Fraud and financial crime against small business is on the rise but two in five small businesses don’t bother reporting crimes against their businesses. This surprising statistic was revealed last month by The Federation of Small Businesses.
Why aren’t businesses reporting fraud?
Despite this increase, nearly half of small business owners questioned said they didn’t think reporting fraud and financial crime to the police would achieve a positive outcome.
Protecting your business, and your industry
KPMG’s most recent fraud barometer shows that the volume of fraud in Scotland committed by employees and management against their employers increased by 83% in 2015 so it’s important to actively push back, but how? Businesses need to be aware of the legal options open to them if and when they fall victim to fraud.
Police reporting is only one of the decisions to be made in this situation. Legal advice should be sought as soon as possible about whether it will also be possible to recover losses by going down the civil route.
Whilst the law in this area in Scotland is not yet as developed as it is elsewhere in the UK, it is possible to freeze assets such as bank accounts and prevent the sale of property owned by the perpetrator within hours of discovering the fraud to secure the recovery of losses.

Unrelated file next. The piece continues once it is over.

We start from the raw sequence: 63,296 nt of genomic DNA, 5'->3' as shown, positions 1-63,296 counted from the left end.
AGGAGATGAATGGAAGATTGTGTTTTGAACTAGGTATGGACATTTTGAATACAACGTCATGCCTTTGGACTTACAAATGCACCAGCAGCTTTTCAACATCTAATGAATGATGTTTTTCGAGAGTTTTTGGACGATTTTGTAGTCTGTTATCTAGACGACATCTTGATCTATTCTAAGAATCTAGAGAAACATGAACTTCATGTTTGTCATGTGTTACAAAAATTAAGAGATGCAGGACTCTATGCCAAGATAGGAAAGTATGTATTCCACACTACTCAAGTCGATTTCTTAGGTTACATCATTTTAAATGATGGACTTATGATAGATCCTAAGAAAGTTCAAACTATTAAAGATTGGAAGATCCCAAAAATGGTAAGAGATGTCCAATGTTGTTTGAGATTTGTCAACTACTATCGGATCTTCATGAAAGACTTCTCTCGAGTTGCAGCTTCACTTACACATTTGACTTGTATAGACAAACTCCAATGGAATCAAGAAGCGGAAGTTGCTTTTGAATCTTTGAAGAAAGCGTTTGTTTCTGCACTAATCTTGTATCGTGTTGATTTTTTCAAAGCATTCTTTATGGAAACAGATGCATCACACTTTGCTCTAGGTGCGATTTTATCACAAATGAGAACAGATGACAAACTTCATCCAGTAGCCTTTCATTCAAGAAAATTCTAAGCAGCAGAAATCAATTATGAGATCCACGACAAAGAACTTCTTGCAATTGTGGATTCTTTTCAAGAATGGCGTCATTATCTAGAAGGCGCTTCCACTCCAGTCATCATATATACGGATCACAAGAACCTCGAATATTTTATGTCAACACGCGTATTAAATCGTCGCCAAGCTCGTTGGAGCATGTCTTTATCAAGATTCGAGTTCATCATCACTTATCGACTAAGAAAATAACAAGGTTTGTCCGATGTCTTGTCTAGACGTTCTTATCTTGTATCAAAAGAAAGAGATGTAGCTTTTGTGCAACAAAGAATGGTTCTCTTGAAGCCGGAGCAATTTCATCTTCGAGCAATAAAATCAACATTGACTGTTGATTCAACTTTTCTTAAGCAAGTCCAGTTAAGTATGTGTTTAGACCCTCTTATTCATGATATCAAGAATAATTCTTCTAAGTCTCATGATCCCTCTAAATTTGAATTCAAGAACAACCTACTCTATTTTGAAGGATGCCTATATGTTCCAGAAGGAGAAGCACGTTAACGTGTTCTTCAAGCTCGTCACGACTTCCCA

Successful recovery is dependent on quick and decisive action by management in the first 24 hours of discovery. There needs to be a commitment to front-load the investigation to uncover information about the fraud itself and the perpetrator’s assets. This is most likely to prevent dissipation of assets.
Fiona Grant is a Certified Fraud Examiner who has experience of recovering fraud losses through the civil courts on behalf of businesses, charities and public sector clients and is well placed to give advice on the options available to clients who find themselves in this position.
If you have any questions regarding fraud you can get in touch with Fiona Grant on 01383 721621.
Fiona Grant: email@example.com